“Who’s command would that be…Sir?

“I beg your pardon, Lieutenant? You may have been able to play fast and loose with military decorum in your French squadrons, but not in mine. In the hopefully very short time you will be under my command, you will recognize my authority and that of all your superiors,” Bush said. His patrician pallor shifted to a farmer’s red neck.

“Yessir. And where is it you’ll be transferring me? Sir!”

“There’s an opening at the 103rd. Maybe you’ll fit in with Soubiran, Larner, your fellow Lafayette Corps types under Thaw’s command. I figure anyone who’d buy a live lion as a squadron pet, plus served with Bert Hall without killing him, should handle you and your…proclivities…quite… Well, he has a chance to make you a gentleman,” Bush said.

“When do you wish me to leave, Sir?” Forbes asked.

“After your dawn patrol with your new flight commander, Captain Garry,” Bush said with a smirk. “That’s all.”

Forbes stalked to his tent and began packing his effects into the cases he bought on holiday in Paris after his fifth victory in ’17. The one that made him an ace in his French squadron, Spa. 75.

Stearns burst into the tent and roared, “What in the hell is going on, Chief? I just heard that piss ant Garry whined to the Old Man and, et voila, you’re sacked? Going over to the 103rd?”

“Yep, but at least I’ll be with guys who know what they’re doing, and flying SPADs, to boot. They may have the glide angle of a brick, but at least they don’t fall apart in the middle of a scrape.”

“You’re okay with this, eh?”

“Sure. And you can’t help but love the irony of moving to a squadron whose insignia is an Indian head, can you?” Forbes said.

“These punks wouldn’t be that smart, would they?”

“Garry would.”

“And I heard you’re going up with his flight in the morning,” Sterns said.

“Yeah, a goodbye ‘Fuck You’ from Garry, Bush and their frat brothers,” Forbes said

“Well, bon chance, Chief. I’ve learned a lot from you. And my right wing will feel mighty bare-ass and at-risk starting tomorrow.”

Bon chance, Cap. See you at Maxim’s when this is over.”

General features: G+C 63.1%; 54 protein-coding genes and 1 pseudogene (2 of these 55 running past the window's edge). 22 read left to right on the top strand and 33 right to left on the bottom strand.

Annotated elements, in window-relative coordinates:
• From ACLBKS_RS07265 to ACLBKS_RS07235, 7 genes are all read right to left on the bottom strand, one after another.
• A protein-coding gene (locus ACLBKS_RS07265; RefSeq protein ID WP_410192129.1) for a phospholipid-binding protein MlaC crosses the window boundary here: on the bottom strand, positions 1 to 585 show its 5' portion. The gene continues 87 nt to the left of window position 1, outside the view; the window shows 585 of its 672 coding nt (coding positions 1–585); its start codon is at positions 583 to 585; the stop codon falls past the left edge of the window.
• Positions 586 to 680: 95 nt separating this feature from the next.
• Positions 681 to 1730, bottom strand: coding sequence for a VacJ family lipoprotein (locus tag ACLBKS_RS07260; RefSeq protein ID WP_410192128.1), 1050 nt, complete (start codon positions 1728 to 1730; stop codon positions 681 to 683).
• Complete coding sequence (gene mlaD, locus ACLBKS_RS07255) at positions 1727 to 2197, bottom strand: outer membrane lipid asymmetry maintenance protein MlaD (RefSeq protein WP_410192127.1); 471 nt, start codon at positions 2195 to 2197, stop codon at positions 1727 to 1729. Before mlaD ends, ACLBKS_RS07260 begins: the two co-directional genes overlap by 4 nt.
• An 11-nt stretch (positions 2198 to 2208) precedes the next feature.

In the pre-dawn chill, Forbes met Garry and two other pilots at the flight line.

“Well, Forbes, nice of you to join us. Let’s see you stay with us for the duration of this patrol,” Garry said.

“You know, Garry, I wouldn’t miss this sortie for the world, just to see you oblivious to all the Boche observers with your head up your ass instead of on a swivel. You only join the fray when someone else spots the Boche and then fire off a few bursts and claim their kills. My guess is you’ll be dead soon enough, so this morning I just wanted to say goodbye,” Forbes said and headed toward his Nieuport and ground crew.

“We’ll be much the better for your departure, you half-breed mutt,” Garry yelled at Forbes’s back.

“The crew’s awful sorry to see you go, Sir. We liked to think you were one of us,” Dino Cenci said as he extended his oil-stained hand to Forbes.

As he shook each man’s hand, Forbes said, “I like to think that, too, Dino. Every time I step into that cockpit, we’re all in it together, right?”

“Yessir, Lieutenant.”

“Now let’s twist this pussy’s tail and see if she purrs like your nonna’s cat.”

After a smooth start and climb to the flight’s prescribed altitude, the patrol began. Each man was to hold his aircraft in a specific position for the other’s protection and to multiply the chances of finding enemy aircraft to engage.

Forbes was first to see the seemingly alone German LVG reconnaissance plane five thousand feet below. He wagged his wings to get Garry’s attention, but shook his head “No” and pointed up to the flight of eight Fokker D-VIIs breaking through the clouds.

An obvious trap, but Garry pointed down and the other Nieuports dutifully followed his attack on the LVG.

Forbes lagged behind, knowing that the flight would be under the guns of the Fokkers in moments. He broke off and swung around the diving Fokkers, picking out one with some bird device painted on its side. He may have hated Garry and the Harvard man’s gang of snobs, but he would protect them whether they knew what was about to happen or not.

He touched off his dual machine guns and hosed tracers up the spine of the Fokker to its cockpit, watching its pilot slump and then saw the plane burst into flames.

That’s one, he thought. Look the hell behind you, Garry!

The LVG dove away from the American pursuit planes just as the German fighters opened fire. Chapman, another Harvard man, never knew what hit him.

Forbes flipped his plane and turned on another Fokker as they began leveling off to chop up the over-matched Nieuports. The American planes had a slight advantage of maneuverability in the right hands, but Forbes’s were the only right ones in this fight.

He let go a burst just as the Fokker flashed by and saw its left aileron come loose and float away like a leaf. The Fokker dove in hopes of surviving a landing on the American side of the lines.

Two.

Above him, Forbes saw Garry tailing one of his flight members, who was jinking and rolling madly to elude another Fokker. Garry’s tracers cut through the German’s fuselage, but to no effect. Forbes pulled a twisting climb and caught the Fokker with a burst from beneath.

Three, Forbes thought. Now where the hell are the rest?

Red tracers whizzed past his head, as bullets from a pair of German Spandau machine guns stitched holes through his left wings. Tracers crossed the German’s path and Forbes saw Gerry’s aircraft, flight leader pennants straight out in the slipstream from its struts, flash across their path. With that distraction, he fired into the Fokker’s engine, which began to smoke.

Four.